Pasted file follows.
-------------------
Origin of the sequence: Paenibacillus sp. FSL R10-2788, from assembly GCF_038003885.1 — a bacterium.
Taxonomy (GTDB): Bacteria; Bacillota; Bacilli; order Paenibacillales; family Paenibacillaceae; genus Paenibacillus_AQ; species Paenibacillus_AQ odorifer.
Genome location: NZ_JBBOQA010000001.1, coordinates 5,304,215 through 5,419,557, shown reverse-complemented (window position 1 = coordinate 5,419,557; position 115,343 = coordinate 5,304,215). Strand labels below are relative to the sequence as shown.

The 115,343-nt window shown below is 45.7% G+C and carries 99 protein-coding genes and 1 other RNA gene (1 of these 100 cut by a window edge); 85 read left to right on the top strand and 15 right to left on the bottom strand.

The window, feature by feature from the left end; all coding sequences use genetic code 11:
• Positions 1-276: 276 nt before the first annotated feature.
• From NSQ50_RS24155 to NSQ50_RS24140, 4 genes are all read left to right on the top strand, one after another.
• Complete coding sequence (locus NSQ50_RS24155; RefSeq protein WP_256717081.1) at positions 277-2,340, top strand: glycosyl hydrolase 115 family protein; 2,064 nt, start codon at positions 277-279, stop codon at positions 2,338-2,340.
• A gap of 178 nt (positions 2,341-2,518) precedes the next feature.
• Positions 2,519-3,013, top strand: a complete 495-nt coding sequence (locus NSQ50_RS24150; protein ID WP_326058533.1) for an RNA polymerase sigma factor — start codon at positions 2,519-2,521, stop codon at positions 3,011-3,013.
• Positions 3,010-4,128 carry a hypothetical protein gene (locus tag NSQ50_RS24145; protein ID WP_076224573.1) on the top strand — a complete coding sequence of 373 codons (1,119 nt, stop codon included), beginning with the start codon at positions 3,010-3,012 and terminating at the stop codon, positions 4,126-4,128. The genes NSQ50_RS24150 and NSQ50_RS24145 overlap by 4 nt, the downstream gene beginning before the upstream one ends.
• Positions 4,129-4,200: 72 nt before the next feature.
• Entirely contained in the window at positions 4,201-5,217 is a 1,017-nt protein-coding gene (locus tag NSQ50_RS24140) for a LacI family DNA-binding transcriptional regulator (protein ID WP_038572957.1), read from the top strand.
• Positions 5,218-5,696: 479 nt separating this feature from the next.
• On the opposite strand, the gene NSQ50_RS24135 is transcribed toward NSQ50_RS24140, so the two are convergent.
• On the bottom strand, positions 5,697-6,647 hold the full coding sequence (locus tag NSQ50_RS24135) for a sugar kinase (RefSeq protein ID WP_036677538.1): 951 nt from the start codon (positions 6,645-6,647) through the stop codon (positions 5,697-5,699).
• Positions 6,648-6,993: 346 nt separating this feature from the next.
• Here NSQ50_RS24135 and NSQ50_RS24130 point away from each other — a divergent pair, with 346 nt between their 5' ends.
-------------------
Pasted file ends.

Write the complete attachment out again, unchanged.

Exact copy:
Origin of the sequence: Paenibacillus sp. FSL R10-2788, from assembly GCF_038003885.1 — a bacterium.
Taxonomy (GTDB): Bacteria; Bacillota; Bacilli; order Paenibacillales; family Paenibacillaceae; genus Paenibacillus_AQ; species Paenibacillus_AQ odorifer.
Genome location: NZ_JBBOQA010000001.1, coordinates 5,304,215 through 5,419,557, shown reverse-complemented (window position 1 = coordinate 5,419,557; position 115,343 = coordinate 5,304,215). Strand labels below are relative to the sequence as shown.

The 115,343-nt window shown below is 45.7% G+C and carries 99 protein-coding genes and 1 other RNA gene (1 of these 100 cut by a window edge); 85 read left to right on the top strand and 15 right to left on the bottom strand.

The window, feature by feature from the left end; all coding sequences use genetic code 11:
• Positions 1-276: 276 nt before the first annotated feature.
• From NSQ50_RS24155 to NSQ50_RS24140, 4 genes are all read left to right on the top strand, one after another.
• Complete coding sequence (locus NSQ50_RS24155; RefSeq protein WP_256717081.1) at positions 277-2,340, top strand: glycosyl hydrolase 115 family protein; 2,064 nt, start codon at positions 277-279, stop codon at positions 2,338-2,340.
• A gap of 178 nt (positions 2,341-2,518) precedes the next feature.
• Positions 2,519-3,013, top strand: a complete 495-nt coding sequence (locus NSQ50_RS24150; protein ID WP_326058533.1) for an RNA polymerase sigma factor — start codon at positions 2,519-2,521, stop codon at positions 3,011-3,013.
• Positions 3,010-4,128 carry a hypothetical protein gene (locus tag NSQ50_RS24145; protein ID WP_076224573.1) on the top strand — a complete coding sequence of 373 codons (1,119 nt, stop codon included), beginning with the start codon at positions 3,010-3,012 and terminating at the stop codon, positions 4,126-4,128. The genes NSQ50_RS24150 and NSQ50_RS24145 overlap by 4 nt, the downstream gene beginning before the upstream one ends.
• Positions 4,129-4,200: 72 nt before the next feature.
• Entirely contained in the window at positions 4,201-5,217 is a 1,017-nt protein-coding gene (locus tag NSQ50_RS24140) for a LacI family DNA-binding transcriptional regulator (protein ID WP_038572957.1), read from the top strand.
• Positions 5,218-5,696: 479 nt separating this feature from the next.
• On the opposite strand, the gene NSQ50_RS24135 is transcribed toward NSQ50_RS24140, so the two are convergent.
• On the bottom strand, positions 5,697-6,647 hold the full coding sequence (locus tag NSQ50_RS24135) for a sugar kinase (RefSeq protein ID WP_036677538.1): 951 nt from the start codon (positions 6,645-6,647) through the stop codon (positions 5,697-5,699).
• Positions 6,648-6,993: 346 nt separating this feature from the next.
• Here NSQ50_RS24135 and NSQ50_RS24130 point away from each other — a divergent pair, with 346 nt between their 5' ends.